• Climate & Clean Energy
  • Educating Voters
  • Fossil Fuels
  • Lobby & Advocacy

A key indicator of climate change is found in the ever-increasing rate at which ice is disappearing across the planet; nearly 1.2 trillion tons each year.

While the speed of ice loss is now in line with worst-case scenarios for people and our environment, we will not achieve climate justice without racial justice. We must address the disproportionate impacts of climate change with the urgency that our communities and the science demand.

In the legislature, our elected environmental and racial justice champions are meeting this demand by advancing a number of key measures to deal with the climate crisis that benefits all of our communities, including the HEAL Act, updating the Growth Management Act to center climate, and reducing carbon content in building materials.

For our state to fund implementation of these and many critical policies in the midst of a massive multi-billion dollar budget shortfall, legislators are weighing various carbon pricing options that require polluters to pay for the harm they cause.

This is a needed tool to advance equitable and culturally responsive climate action.

Simply put, carbon pricing is a cost applied to carbon pollution that can generate important revenue. A price on carbon can be done in different ways–from requiring emission reduction alongside investments to focusing more on the investments to achieve reductions.

While we consider carbon pricing a necessary tool to fund and invest in our climate vision, it must center front-line communities and tribal nations that bear the most harm, reduce pollution, and create family-wage jobs.

What are the two carbon pricing bills introduced so far?

·       Climate Commitment Act, a cap & trade program (SB 5126), which was requested by Governor Inslee, drafted by Senator Reuven Carlyle, and co-sponsored by environmental champions, including Senators Rebecca Saldana, Joe Nguyen, and Mona Das; and

·       The Washington Strong bill, a carbon tax and green bond program (SB 5373), crafted by Senator Liz Lovelett, and we expect a House version to be introduced by Representative Debra Lekanoff.

Recently, KNKX’s Bellamy Pailthorp wrote about carbon pricing proposals in the 2021 legislative session, introducing the two options before lawmakers. She spoke with Cliff Traisman, Washington Environmental Council/Washington Conservation Voter’s longtime lobbyist, who said “…momentum for climate action is mounting and there’s no time to waste in getting good policies in place.”

In Bellamy’s story, Cliff articulates that, “…Washington Environmental Council is still looking for proposals that achieve the equity and justice they’re willing to support. They’re not opposing the Climate Commitment Act. But Traisman says there is widespread agreement: Offsets are a problem. ‘We would not support a bill that allows a preponderance of offsets, where companies would be allowed to pollute in these frontline or fence-line communities, and then just sell offsets elsewhere to offset their pollution. That perpetuates systemic racism, he says. ‘That does not serve’ the residents of Washington state.”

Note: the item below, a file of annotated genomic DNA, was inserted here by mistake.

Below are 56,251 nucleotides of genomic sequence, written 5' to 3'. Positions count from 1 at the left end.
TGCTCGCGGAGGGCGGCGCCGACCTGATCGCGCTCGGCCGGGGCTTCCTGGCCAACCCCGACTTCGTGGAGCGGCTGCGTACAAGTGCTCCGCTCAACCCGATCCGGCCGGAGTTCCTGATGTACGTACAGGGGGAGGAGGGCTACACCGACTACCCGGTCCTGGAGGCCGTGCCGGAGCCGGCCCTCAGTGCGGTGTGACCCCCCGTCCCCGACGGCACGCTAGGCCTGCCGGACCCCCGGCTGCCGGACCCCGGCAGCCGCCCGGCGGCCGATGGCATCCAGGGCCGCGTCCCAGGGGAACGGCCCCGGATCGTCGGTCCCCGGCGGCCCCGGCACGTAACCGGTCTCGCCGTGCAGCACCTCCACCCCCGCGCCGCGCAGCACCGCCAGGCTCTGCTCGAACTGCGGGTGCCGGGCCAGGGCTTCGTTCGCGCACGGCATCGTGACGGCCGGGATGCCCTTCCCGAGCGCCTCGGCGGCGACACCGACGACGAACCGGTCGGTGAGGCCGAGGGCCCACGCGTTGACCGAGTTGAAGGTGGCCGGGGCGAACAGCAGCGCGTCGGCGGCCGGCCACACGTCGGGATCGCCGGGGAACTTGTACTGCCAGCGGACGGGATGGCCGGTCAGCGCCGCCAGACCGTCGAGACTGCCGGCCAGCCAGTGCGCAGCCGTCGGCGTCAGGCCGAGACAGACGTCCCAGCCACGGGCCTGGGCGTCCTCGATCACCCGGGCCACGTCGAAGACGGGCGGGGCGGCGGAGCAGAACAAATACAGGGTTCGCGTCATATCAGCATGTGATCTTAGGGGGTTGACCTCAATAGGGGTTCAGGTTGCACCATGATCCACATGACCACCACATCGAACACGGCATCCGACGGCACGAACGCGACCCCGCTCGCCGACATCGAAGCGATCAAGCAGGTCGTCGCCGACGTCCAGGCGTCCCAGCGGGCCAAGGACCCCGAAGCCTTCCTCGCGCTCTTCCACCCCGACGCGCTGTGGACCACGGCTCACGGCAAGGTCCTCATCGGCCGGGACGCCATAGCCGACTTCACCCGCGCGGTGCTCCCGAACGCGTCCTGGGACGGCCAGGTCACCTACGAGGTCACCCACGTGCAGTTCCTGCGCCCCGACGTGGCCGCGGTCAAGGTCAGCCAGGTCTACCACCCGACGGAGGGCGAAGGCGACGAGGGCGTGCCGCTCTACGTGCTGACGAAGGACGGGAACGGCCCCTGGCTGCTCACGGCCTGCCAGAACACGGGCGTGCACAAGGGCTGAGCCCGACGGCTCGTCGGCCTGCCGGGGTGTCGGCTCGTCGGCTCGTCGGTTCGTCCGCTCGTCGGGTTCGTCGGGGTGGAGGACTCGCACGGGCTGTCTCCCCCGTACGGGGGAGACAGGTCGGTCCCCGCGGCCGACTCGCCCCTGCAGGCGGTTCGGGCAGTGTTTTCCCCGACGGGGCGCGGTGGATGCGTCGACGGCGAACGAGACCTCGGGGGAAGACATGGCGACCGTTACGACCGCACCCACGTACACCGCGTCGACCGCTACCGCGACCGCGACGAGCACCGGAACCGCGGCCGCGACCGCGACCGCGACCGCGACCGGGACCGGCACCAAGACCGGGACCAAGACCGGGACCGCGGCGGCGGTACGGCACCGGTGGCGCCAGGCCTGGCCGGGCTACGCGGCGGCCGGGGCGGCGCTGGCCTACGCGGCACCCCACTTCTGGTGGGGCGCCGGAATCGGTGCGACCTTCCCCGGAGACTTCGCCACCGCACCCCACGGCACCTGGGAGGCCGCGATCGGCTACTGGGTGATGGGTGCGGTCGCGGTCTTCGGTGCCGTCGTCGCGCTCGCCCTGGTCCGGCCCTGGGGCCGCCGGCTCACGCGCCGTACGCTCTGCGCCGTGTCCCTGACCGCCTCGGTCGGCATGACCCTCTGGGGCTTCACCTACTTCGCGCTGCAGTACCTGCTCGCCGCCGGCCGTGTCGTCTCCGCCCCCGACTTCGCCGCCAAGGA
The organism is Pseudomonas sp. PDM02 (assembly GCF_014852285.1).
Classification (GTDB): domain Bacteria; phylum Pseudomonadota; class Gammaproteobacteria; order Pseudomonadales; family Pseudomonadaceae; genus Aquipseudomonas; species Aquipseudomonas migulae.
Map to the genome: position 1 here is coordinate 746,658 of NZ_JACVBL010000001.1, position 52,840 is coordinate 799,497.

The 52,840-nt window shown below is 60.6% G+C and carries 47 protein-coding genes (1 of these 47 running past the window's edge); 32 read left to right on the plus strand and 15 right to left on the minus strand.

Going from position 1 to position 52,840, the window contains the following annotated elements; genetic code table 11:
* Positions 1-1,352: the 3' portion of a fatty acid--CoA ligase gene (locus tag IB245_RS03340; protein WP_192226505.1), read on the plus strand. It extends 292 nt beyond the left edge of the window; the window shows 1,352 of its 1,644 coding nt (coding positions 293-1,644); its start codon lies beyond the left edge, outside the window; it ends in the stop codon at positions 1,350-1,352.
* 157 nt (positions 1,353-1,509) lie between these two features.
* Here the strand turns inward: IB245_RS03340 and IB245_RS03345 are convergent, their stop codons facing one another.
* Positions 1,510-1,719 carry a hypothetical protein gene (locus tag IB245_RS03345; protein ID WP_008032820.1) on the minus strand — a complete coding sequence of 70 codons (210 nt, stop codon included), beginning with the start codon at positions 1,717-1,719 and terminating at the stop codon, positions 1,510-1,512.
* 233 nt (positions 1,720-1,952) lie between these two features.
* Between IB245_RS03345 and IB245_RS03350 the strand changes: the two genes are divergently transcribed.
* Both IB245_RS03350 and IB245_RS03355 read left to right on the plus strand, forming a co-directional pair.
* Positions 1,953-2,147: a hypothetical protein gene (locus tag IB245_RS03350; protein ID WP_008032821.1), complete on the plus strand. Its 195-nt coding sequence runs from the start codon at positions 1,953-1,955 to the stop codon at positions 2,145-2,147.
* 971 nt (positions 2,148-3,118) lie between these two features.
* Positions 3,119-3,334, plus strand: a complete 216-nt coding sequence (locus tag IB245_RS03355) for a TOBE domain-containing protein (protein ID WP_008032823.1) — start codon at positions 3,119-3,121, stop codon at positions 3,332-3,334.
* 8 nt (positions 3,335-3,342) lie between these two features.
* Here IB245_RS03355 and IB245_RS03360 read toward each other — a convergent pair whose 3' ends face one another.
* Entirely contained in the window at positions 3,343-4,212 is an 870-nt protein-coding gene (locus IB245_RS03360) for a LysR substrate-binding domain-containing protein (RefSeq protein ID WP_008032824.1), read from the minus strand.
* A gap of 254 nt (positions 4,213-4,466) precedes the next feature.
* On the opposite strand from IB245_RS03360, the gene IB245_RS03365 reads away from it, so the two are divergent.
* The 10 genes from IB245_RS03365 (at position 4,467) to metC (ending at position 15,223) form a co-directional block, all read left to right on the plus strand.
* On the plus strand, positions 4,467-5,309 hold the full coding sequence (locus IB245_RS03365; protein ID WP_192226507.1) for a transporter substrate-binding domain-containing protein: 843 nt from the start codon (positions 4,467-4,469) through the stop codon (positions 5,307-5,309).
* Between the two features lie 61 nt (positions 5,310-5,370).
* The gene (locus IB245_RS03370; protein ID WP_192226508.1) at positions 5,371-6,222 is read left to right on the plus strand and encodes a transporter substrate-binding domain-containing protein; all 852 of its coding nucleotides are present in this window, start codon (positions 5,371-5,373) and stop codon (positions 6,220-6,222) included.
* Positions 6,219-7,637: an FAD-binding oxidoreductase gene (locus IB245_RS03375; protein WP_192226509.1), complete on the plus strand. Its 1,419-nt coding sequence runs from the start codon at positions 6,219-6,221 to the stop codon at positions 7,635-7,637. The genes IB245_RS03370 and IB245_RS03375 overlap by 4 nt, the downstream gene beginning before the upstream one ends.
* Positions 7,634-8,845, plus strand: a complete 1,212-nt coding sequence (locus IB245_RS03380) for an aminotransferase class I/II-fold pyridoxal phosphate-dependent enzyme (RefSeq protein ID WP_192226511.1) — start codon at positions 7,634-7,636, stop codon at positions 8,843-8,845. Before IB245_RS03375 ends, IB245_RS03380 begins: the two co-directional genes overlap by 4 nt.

To evaluate options, we created a guide for our analysis and advocacy in this space, including standards such as equitable, anti-racist carbon reductions; investments in Washington’s workers and in frontline communities first; and upholding tribal sovereignty. The guide focuses on the structure, emission reductions, and investments we want to see in each potential policy. [Please click here to learn more]

While we consider carbon pricing a necessary tool to fund and invest in our climate vision, it must center front-line communities and tribal nations that bear the most harm, reduce pollution, and create family-wage jobs.

We have a long history as an organization and as a state engaging on this and other environmental issues up for consideration in the 2021 legislative session. We listen to and engage with front-line communities, youth activists, tribal nations and Affiliated Tribes of Northwest Indians, Washington Black Lives Matter Alliance and other black led coalitions, the Washington Climate Alliance for Job & Clean Energy, and other partner organizations to work constructively for effective climate policies in the legislature.

As currently written, both of these carbon pricing bills need additional work to reflect our values and focus on equity. This happens each legislative session, as we partner with legislators and advocates to evolve bills from draft form to incorporating principles we all demand.

The next scientific report confirming our planet is warming may force urgency, but in the tailwind of urgency, we must fight for every Washingtonian. We draw strength from our members, and wisdom from our partners knowing the ultimate beneficiaries of our work: the environment, our communities, and future generations.